Transpiration and thus stomatal conductance are some of the most important factors affecting the uptake and translocation of Cd and Na in plants (Bauer-Gottwein et al., 2008; Trapp et al., 2008). Herein, we noticed that high CO2 inhibited the translocation of Cd and Na in rice seedlings. Based on the reports by Ainsworth and Long (2005) and Leakey et al. (2009), the stomatal conductance of plant leaves decreased under elevated CO2. Moreover, elevated CO2 increases outwards rectifying K+ channels relative to inwards rectifying K+ channels, resulting in stomatal closure (Brearley et al., 1997). Apparently, stomatal closure directly reduced the transpiration stream of rice seedlings, eventually inhibiting Na uptake and translocation. Additionally, a previous study suggested that elevated CO2 reduced transpiration by 30%, which not only affected root element acquisition by reducing mass flow into plants but also diminished the accumulation of elements in shoots through the translocation of sylem sap. Another study confirmed that elevated CO2-mediated impairment of element translocation into the shoots is related to a specific effect on xylem morphogenesis (Cohen et al., 2019).

4.3 Effects of a mixture of Cd and Na on rice seedlings

To evaluate the effect of mixtures of Cd and Na on rice seedlings under different temperature and CO2 conditions, we determined the Cd and Na contents in rice tissues under coexposure to Cd and Na. In general, the content of Cd in rice tissues under Cd+Na stress was higher than that under Cd stress under T1+medium CO2 conditions, while the content of Cd in rice tissues under Cd+Na stress was lower than that under Cd stress under T2+ambient/medium/high CO2 conditions. In addition, the content of Na in rice tissues under Cd+Na stress was generally lower than that under Na stress under T1(T2)+ambient/medium/high CO2 conditions. Interestingly, the interaction was not very pronounced but observable. These results implied that the temperature should be considered when CO2 is used as the regulator in the phytoremediation of Cd/Na/Cd+Na pollution. In addition, we noticed that the concentration of Cd in roots was depressed by coexposure to Na and more at T2, while with T1, more Cd was translocated into shoots. These changes indicate that the uptake processes of Cd and Na in rice are mostly independent, and only minor interactive effects occurred during exposure to mixtures of Cd and Na. A plausible explanation is that both molecules have very different radii and different charges (Na+ versus Cd2+), and it is unlikely that the same transporter enzymes are involved. However, Cd and Na are both cations and might compete for electrically charged adsorption sites. This may be the mechanism behind the lower Cd concentration in roots when the Na concentration is high. The cytosolic ionic strength was 0.3 M, in xylem sap at 0.01 (Sitte et al., 1991). The highest measured concentrations of Na (15.0 g/L) correspond to a molality of 0.6 M. According to the Debye-Hückel theory (Debye and Hückel, 1923), the chemical activity of a bivariate ion decreases drastically at such an ionic strength, which can explain the elevated concentrations of Cd in roots and the stimulated transport of Cd into shoots in the presence of Na. Hence, the effects of Na on the uptake of Cd may be attributed to physico-chemical processes. This is less the case the other way round because molalities due to intracellular Cd concentrations are much smaller than those of Na. Generally, Cd shows a much higher concentration ratio of roots to external solution than Na and thus much higher adsorption. Overall, the effects of Cd in coexposure on Na uptake are also rather small and not very clear. The small changes in uptake when the mixture is applied may be among the reasons why the toxic effects are not more pronounced due to coexposure. It is likely that the modes of action of Na and Cd on rice seedlings are not the same and thus do not add (ECETOC, 2007).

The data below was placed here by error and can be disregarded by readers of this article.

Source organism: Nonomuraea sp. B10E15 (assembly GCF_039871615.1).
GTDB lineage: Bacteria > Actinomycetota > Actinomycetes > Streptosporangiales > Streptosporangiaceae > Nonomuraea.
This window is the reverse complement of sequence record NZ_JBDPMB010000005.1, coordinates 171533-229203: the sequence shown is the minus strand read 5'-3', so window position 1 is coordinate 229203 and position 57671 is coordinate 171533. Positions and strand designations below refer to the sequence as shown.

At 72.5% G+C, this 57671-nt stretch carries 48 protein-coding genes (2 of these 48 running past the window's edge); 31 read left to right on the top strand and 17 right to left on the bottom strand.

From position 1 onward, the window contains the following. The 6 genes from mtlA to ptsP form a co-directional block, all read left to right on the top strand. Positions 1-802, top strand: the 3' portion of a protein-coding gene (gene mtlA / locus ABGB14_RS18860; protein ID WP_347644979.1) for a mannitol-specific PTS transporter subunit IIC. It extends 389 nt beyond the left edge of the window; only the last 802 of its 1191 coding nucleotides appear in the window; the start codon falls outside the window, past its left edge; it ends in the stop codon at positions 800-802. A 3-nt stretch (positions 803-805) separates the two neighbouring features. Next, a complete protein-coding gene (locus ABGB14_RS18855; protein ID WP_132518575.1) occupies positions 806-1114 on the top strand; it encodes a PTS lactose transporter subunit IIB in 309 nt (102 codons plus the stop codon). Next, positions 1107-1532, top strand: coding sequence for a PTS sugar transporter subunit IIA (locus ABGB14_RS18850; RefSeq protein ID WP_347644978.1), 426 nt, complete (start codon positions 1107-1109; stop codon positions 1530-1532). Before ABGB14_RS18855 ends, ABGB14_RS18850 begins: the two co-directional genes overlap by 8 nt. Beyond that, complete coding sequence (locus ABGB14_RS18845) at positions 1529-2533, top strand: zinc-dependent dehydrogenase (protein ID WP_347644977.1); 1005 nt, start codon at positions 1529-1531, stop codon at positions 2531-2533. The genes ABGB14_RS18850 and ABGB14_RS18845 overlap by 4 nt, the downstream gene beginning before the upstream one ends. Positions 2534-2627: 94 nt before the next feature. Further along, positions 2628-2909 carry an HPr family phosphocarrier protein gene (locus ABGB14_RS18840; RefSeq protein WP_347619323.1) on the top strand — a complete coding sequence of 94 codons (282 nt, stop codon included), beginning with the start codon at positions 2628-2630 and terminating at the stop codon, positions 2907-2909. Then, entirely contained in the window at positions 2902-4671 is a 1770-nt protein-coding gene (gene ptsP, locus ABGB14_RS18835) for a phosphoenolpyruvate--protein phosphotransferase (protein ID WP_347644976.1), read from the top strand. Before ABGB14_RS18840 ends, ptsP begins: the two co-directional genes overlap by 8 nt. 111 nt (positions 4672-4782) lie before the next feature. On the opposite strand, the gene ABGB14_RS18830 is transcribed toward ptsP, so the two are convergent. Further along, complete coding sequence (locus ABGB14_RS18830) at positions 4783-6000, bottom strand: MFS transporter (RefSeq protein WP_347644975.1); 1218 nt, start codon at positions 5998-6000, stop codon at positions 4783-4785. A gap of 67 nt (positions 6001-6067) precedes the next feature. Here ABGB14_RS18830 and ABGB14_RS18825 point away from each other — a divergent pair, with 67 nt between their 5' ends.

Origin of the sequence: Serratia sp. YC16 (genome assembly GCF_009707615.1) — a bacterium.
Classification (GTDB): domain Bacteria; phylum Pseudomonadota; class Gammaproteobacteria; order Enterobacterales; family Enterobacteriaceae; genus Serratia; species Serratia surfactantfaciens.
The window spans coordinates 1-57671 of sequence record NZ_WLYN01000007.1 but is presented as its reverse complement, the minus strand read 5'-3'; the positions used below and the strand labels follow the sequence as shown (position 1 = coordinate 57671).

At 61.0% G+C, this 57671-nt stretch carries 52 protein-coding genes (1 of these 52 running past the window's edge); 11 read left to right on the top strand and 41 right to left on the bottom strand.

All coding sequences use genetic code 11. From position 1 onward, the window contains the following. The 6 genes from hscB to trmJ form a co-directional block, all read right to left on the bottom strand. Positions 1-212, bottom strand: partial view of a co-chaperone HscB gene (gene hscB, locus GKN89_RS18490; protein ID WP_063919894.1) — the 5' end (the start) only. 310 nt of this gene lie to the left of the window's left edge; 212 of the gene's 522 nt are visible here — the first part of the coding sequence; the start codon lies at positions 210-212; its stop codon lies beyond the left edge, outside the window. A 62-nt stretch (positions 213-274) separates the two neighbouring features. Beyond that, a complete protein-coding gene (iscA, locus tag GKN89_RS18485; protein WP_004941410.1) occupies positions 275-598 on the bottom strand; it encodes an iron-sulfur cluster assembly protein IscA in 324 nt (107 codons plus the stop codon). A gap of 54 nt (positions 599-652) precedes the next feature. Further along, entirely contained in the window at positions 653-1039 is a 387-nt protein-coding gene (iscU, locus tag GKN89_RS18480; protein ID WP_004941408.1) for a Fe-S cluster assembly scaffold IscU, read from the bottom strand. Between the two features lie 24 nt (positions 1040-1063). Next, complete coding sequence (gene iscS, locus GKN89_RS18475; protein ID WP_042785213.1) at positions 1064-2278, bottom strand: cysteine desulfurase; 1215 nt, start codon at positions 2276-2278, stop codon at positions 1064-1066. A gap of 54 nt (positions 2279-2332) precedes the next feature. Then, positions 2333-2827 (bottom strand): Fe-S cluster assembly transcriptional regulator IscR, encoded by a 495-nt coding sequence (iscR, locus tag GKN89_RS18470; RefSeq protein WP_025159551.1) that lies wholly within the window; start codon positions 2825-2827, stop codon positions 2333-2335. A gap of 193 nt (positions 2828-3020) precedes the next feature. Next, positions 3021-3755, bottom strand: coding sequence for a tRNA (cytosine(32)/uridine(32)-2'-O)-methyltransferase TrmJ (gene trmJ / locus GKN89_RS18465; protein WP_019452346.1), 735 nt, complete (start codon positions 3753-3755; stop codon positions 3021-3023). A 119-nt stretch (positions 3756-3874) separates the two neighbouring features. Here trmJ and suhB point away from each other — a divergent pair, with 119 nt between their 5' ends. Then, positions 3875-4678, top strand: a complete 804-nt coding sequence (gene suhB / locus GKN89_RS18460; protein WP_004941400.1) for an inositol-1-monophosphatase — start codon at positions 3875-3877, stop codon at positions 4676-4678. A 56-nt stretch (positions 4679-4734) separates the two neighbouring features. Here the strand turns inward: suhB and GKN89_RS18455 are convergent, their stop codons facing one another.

5 Conclusions

This work clarifies the simultaneous effects of changing temperatures and CO2 concentrations on the mutual uptake, translocation and effects of Na and Cd on rice seedlings. The hydroponic experimental results presented here showed the individual and mutual effects of temperature and CO2 on Na and Cd tolerance of rice seedlings, judged by the biomass, Na/Cd distribution and translocation. The biomass response suggested that Cd and Na exposure significantly inhibited plant growth, but T2 and medium/high CO2 levels could alleviate the toxicity exerted by Cd and Na. Interestingly, the synergistic or antagonistic effects of Cd and Na were not significant, particularly at T1 or high CO2. The highest concentrations of Cd were observed at T2 and with 450 ppm CO2. Na accumulation in rice seedlings increased with temperature but was reduced by higher CO2. In summary, the optimum conditions to achieve low Cd concentrations in rice shoots are T1 and low or high CO2, while with respect to the toxic effects of Na and Cd alone or in mixture, they are T2 and high CO2. Another conclusion from the presented findings is that CO2 concentrations in laboratory studies with terrestrial plants have a strong impact on the results and should be monitored and reported. Further comprehensive studies are needed to clarify the possible tolerance mechanisms involved in RNA (e.g., mRNA, lncRNA, small RNA, and circRNA), proteins, and metabolites.